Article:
The Wildlife Toxicology Laboratory published in Rangeland Ecology and Management
Lubbock, TX — The Wildlife Toxicology Laboratory (WTL) at Texas Tech University has published a scientific paper entitled, “Monitoring Northern Bobwhite (Colinus virginianus) Populations in the Rolling Plains of Texas: Parasitic Infection Implications” which has been published online inRangeland Ecology and Management.
“The Rolling Plains of West Texas is considered by many to be one of the last important strongholds for huntable and sustainable wild northern bobwhite quail populations,” states Dr. Ronald Kendall, head of the Wildlife Toxicology Laboratory. “This paper, which represents thousands of hours of field work conducted by the WTL, reveals a very rapid decline of wild northern bobwhite populations in the region.”
The bobwhite was previously found throughout the southeastern United States and has been reduced, if not eliminated, from more than 90% of their original range in America. Over the last 50 years, a continual decline of bobwhite has been seen; however, it is still a very culturally and economically significant game species in Texas. The work by the WTL in the Rolling Plains becomes particularly important when considering the history of this iconic gamebird species and the concerning significant decline in its last great stronghold.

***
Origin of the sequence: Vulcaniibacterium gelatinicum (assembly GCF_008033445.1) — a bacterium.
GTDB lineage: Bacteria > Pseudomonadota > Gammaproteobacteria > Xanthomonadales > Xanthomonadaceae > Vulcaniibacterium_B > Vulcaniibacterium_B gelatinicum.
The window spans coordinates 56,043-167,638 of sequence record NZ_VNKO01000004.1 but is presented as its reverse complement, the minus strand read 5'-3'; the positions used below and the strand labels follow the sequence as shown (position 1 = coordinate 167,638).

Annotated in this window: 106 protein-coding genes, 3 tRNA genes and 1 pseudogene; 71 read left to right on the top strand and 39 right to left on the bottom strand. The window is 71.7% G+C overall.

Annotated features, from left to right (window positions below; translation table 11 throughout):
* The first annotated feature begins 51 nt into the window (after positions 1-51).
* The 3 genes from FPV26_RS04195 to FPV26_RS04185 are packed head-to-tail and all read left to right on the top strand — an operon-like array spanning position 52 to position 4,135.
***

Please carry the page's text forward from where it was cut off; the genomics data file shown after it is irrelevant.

Following the major decline of bobwhite populations in 2010, extensive research was conducted to investigate the possible causes, which revealed parasites as a potential contributor. Since then, the bobwhite populations in the Rolling Plains of West Texas reached an all-time high for the 2016-2017 hunting season but was followed by a precipitous drop in abundance within just two years. This decline in the Rolling Plains began in late winter 2017 into the early spring of 2018 and resulted in substantially depressed bobwhite populations, with up to a 90% reduction on many ranches throughout West Texas.
The WTL’s argument for “parasitic infection implications” is laid out in “Monitoring Northern Bobwhite (Colinus virginianus) Populations in the Rolling Plains of Texas: Parasitic Infection Implications.” In this, the WTL describes trapping effort, count surveys, and parasite data that led the WTL to predict a depressed bobwhite hunting season for fall/winter 2018 due to the loss of “breeding capital” before even going into the 2018 breeding season. These predictions were accurate, and the abundance of bobwhite was at the third lowest ever recorded for the Rolling Plains in 2018.
More about the research, funded by Park Cities Quail Coalition and Rolling Plains Quail Research Foundation, can be found at www.wildlifetoxicologylab.org. Visit https://www.sciencedirect.com/science/article/pii/S1550742419300272 for the full paper.